Transforming aging sports venues into state-of-the-art stadiums
The top 5 complexities of sports stadium renovations
construction at Climate Pledge Arena

It seems that every month, at least one professional sports team announces plans to build or renovate a venue, creating a fan destination that will attract the biggest crowds, bring traffic to the surrounding community and drive revenue for the franchise. Logan Gerken, vice president and general manager at Mortenson, explains why. 

"More than half of all professional sports venues were built between 1995 and 2003. Facilities are aging, leases are expiring and revenue opportunities are plentiful. These factors are the biggest drivers in why we’re seeing so much activity in the market right now.”

Adam Hardy, director of project development at Mortenson adds, “In the 90s, ticket sales and parking revenues were prioritized, with a goal of getting as many seats in a venue as possible. People weren’t thinking about what the industry standard might be in 20 years, where technology and the fan experience necessitated device charging stations, communal spaces, shared clubs and premium options, mobile food ordering, mixed media experiences and more.” 

When venues become old or outdated, the big question for franchise owners is: “Do we renovate our current stadium or build a new venue? What offers the greatest ROI?” For teams with venues in a prime location, or for which the stadium holds nostalgia for the franchise and fans, renovating seems like a no-brainer. There is also the common misconception that renovating and modernizing an existing structure is easier, faster and more economical than building a new venue. 

Changing fan demands and experiential preferences can also impact the ROI calculation of your decision. For example, would the cost of adding a trendy, standing room only social space in your upper deck outweigh the incremental gains in food and beverage per cap generated in that space? When the Colorado Rockies decided to dramatically renovate their upper right-field deck with The Rooftop, they realized the investment was worth it in their market. 

“Truth be told, it’s not always the easiest or least expensive route. Building and renovating sports venues is complex, and we are starting to produce estimates for clients in excess of a billion dollars to upgrade their outdated stadium,” says Hardy.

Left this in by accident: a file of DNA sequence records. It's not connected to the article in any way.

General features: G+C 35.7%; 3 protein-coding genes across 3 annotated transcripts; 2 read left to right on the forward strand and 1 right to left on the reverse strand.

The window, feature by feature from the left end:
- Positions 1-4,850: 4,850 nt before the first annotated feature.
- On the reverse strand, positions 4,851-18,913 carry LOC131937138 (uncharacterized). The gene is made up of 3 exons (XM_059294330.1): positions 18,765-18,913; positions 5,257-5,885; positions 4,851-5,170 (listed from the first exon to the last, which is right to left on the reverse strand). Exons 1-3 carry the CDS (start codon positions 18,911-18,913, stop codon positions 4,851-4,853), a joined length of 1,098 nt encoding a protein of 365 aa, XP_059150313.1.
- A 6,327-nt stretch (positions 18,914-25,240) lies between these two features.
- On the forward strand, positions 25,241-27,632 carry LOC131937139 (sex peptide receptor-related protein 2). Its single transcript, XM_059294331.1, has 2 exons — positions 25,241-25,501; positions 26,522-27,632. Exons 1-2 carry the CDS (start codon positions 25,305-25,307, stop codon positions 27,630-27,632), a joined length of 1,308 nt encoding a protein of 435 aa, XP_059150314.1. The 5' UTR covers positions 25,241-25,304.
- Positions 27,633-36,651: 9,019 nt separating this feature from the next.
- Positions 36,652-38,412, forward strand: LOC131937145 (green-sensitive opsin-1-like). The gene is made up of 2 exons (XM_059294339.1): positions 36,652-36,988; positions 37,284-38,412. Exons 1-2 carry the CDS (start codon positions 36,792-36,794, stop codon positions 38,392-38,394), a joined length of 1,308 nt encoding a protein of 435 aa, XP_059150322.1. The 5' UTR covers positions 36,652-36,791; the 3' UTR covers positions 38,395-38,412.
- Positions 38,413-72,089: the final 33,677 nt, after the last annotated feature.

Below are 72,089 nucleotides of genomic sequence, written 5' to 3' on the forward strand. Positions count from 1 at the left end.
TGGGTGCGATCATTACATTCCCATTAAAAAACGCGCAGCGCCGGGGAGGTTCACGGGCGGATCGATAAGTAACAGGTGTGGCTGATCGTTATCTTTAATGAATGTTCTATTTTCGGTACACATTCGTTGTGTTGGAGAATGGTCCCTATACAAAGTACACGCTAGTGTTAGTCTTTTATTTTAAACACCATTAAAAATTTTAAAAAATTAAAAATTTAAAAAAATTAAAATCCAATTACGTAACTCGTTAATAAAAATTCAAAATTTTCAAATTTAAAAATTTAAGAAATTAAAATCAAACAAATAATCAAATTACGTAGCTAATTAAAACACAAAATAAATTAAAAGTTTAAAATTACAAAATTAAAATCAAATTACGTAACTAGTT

Let’s dig into what makes renovations so challenging and the key points to discuss with your architect and builder. 

Stadium Age and Structural Condition 

Upgrading seating options, finishes and amenities are often a primary focus of renovations—and for good reason. Not only do these things make your venue stand out and become an iconic fan destination, but they are critical in driving revenue and return on investment. Many new premium seating trends and amenities – such as courtside/field-level suites and clubs or loge boxes – require cutting into the seating bowl to create the necessary space. You need the right partners to understand if this is feasible, has market demand and is worth the cost. But fancy upgrades aren’t even possible if the guts of your stadium are in rough shape.  

Structural integrity naturally degrades over time, so you can count on a 20-year-old stadium needing extensive upgrades to keep the venue safe and stable for another 20 years. There are also plumbing, HVAC, and mechanical/electrical system upgrades to consider and often require overhauls to meet today’s code requirements.   

“Surprises pop up during most renovations,” says Jack Hogan, senior business development manager. “As we plan renovation projects, our team relies on as-built drawings drafted 20+ years ago. The inconsistency (or lack) of older documents can result in a lot of extra work to figure out what we're working with. Failing plumbing systems, animals living in the building, structural issues – we’ve seen it all, and these things remain hidden until you start breaking down walls.”  

Erik Johannes, business development executive adds, “Renovation costs skyrocket once you get into repairing foundation issues or replacing a venue’s entire plumbing or electrical system. In these cases, it sometimes makes more sense financially to build a new stadium.”  

Sometimes the history behind a venue takes precedence over the high price tag of a complex renovation. Climate Pledge Arena in Seattle is a perfect example of this. The complexity of redeveloping and redesigning the historic landmark resulted in a $1 billion price tag. For investors, the cost was well worth it to preserve and blend a piece of Seattle skyline history with the modern look and amenities fans want in a venue.

Environmental Assessments and Considerations 

Soil condition typically doesn’t come to mind when you think about stadium renovations. However, soil stability can make or break design plans. “We once had a project where renovation plans included adding an enclosure to an open-air stadium,” says Erik Thomas, design phase executive at Mortenson. “After conducting a thorough soil analysis, engineers determined the ground could not support the additional weight of a roof.”